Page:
It is hard to believe that it was seventy five years ago that John Steinbeck’s award-winning The Grapes of Wrath was published. It was only a year after the book’s publication that John Ford released his film adaptation of the novel following a bidding war over the novel rights between film production companies that 20th Century Fox won.
One event of great interest in relation to this film will be a gala event held by the School of Arts and Humanities and the Public History Institute at California State University Bakersfield. The celebration is in honour of the 75th Anniversary of Steinbeck’s novel and will be hold on February 7th at the Fox Theatre. The program will consist of a concert by country music artist Dave Alvin as well as a screening of John Ford’s 1939 film, The Grapes of Wrath.
According to Dr. Richard Collins, Dean of the CSUB School of Arts and Humanities, “The Grapes of Wrath depicts a lot of hardships that are still seen in today’s society, especially in the central valley.” He continued, “I invite everyone to come out not to celebrate the hardships, but to celebrate the art, the history, and the memories, and to commemorate and say, let’s not forget. It’s a sense that we have been somewhere and that we still have somewhere to go, things to achieve.”
For more information, see http://www.onebakersfield.com/2014/01/csub-hosts-celebration-event-honoring-75th-anniversary-of-the-grapes-of-wrath/
Major film directors from a variety of genres, including Ingmar Bergman, Alfred Hitchcock, Clint Eastwood, Martin Scorcese and Steven Spielberg, have named John Ford as an influence on their work. Now it seems John Ford has become an influence in television also.
Vince Gilligan is the creator of Breaking Bad, the Emmy award-winning show which recently won two Golden Globes for Best Actor in a TV Series and Best TV series.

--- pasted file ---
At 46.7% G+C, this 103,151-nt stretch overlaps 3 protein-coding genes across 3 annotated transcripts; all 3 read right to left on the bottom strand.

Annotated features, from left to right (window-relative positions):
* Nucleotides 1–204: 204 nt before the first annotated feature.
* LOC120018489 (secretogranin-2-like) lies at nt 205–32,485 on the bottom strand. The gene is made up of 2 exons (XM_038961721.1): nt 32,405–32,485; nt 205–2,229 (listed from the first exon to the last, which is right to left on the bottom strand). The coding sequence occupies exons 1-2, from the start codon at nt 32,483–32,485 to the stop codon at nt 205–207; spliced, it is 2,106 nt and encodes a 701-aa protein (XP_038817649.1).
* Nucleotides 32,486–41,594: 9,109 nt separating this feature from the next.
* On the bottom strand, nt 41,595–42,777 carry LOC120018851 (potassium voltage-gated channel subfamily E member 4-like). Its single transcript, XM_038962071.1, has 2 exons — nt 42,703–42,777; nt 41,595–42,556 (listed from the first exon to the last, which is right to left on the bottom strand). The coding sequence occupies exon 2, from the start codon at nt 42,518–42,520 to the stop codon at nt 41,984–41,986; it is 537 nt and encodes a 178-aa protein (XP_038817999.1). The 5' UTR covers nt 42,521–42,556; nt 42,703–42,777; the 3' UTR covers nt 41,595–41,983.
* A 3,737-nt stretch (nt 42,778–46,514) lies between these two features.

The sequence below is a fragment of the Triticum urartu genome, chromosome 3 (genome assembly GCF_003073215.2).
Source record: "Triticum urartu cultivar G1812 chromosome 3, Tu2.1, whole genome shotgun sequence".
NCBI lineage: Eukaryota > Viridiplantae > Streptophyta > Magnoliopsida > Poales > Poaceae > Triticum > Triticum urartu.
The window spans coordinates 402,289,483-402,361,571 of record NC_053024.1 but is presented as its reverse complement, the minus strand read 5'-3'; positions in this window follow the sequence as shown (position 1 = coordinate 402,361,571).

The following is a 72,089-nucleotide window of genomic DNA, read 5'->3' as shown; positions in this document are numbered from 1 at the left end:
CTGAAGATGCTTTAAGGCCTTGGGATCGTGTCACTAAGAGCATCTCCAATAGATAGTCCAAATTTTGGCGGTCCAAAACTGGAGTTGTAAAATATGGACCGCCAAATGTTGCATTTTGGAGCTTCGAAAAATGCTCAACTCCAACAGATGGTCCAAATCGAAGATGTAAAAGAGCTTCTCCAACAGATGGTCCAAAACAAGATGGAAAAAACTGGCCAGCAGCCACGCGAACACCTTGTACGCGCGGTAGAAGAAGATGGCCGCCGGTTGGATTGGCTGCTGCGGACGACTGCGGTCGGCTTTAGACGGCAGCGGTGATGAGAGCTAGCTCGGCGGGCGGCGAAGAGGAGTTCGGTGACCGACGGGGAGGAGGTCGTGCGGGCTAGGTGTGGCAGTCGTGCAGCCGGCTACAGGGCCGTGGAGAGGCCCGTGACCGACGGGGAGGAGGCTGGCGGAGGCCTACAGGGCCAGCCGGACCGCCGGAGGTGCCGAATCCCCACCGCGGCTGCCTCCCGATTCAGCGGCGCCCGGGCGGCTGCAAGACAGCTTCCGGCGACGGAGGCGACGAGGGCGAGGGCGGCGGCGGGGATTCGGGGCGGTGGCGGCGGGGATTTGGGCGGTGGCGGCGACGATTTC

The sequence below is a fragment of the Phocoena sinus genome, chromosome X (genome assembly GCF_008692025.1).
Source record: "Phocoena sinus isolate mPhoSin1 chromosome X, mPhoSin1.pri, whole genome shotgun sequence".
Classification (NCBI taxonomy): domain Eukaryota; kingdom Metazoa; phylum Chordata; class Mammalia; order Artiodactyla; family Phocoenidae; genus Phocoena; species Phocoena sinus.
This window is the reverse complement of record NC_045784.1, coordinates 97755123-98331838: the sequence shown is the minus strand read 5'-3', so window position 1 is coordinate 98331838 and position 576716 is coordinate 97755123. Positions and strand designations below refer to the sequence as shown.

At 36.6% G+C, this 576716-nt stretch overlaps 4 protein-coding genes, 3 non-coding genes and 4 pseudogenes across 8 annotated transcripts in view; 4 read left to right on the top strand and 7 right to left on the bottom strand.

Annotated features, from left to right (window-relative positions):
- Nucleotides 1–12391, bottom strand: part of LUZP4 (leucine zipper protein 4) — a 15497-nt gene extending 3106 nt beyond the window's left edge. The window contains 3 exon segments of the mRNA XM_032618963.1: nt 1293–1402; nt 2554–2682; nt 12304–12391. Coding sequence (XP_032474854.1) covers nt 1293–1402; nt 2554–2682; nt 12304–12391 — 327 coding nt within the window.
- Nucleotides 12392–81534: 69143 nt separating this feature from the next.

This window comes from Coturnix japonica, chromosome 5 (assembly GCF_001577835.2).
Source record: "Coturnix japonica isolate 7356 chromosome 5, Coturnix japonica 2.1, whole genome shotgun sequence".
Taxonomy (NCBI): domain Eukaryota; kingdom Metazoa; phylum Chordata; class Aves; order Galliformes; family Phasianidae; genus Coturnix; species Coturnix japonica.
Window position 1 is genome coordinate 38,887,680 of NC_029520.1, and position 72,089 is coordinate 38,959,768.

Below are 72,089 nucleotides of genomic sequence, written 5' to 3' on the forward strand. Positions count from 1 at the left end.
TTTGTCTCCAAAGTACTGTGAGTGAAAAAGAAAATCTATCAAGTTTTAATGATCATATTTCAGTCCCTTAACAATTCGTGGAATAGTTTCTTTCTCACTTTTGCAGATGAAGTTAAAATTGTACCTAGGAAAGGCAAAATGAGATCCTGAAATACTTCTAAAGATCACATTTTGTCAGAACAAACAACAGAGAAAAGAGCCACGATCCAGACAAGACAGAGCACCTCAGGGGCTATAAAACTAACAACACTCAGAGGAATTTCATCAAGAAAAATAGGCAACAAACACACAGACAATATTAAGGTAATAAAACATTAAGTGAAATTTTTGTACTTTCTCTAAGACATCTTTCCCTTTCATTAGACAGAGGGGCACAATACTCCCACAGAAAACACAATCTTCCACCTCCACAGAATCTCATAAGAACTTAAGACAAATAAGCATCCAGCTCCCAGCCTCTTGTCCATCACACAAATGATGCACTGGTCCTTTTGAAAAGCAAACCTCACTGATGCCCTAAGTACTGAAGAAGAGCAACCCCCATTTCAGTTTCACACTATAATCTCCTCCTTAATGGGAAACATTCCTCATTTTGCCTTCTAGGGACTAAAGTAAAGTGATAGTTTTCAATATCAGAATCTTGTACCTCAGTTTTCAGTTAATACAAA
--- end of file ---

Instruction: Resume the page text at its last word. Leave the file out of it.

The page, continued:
In an interview with Rolling Stone last week, Gilligan said that “With giant, wide TVs, you get to frame and emulate John Ford or Sergio Leone and, in the case of Breaking Bad, you can place characters in an endless expanse of Mexico prairie which gets to look very painterly and cinematic. That's a wonderful development.”
Gilligan stated this in reference to his enthusiasm of how bigger television screens have changed the way stories are told on TV shows, allowing for more vision. He seems to indicate that the bigger the screen, the better one can emulate, and indeed experience, Ford’s scope and vision.
To read the full interview, see: http://www.rollingstone.com/movies/news/vince-gilligan-talks-favorite-tv-technologies-at-ces-20140107
Joseph McBride's new book, 'Into the Nightmare: My Search for the Killers of President John F. Kennedy and Officer J.D. Tippit'
Joseph McBride new book, 'Into the Nightmare: My Search for the Killers of President John F. Kennedy and Officer J. D. Tippit'. Joseph was just in Dublin to give the keynote address at the recent second annual John Ford Ireland Film Symposium. Joseph was a volunteer in JFK's 1960 Wisconsin presidential primary campaign and has studied the assassination since minutes after it happened in 1963. He launched his own personal investigation of the case in 1982, and his thirty-one-year work on it has turned up many fresh and surprising revelations.
The book is now available on Amazon.com in the U.S.
Joseph McBride appeared (Thursday 18 July 2013 at 4pm) on Newstalk Radio Ireland 106-108fm to talk about his new book. Listen back here (interview starts 07:19)
- Pulitzer Prize-winner Frankel to recount ‘The Searchers’ history at Symposium
- Award-winning British cinematographer Sean Bobbitt to give an exclusive masterclass this Saturday 8th June at John Ford Ireland Symposium
- Top Producer Andrew Eaton to shine light on links between Ford and Lindsay Anderson
- John Ford Ireland Film Symposium 6 - 9 June 2013, Dublin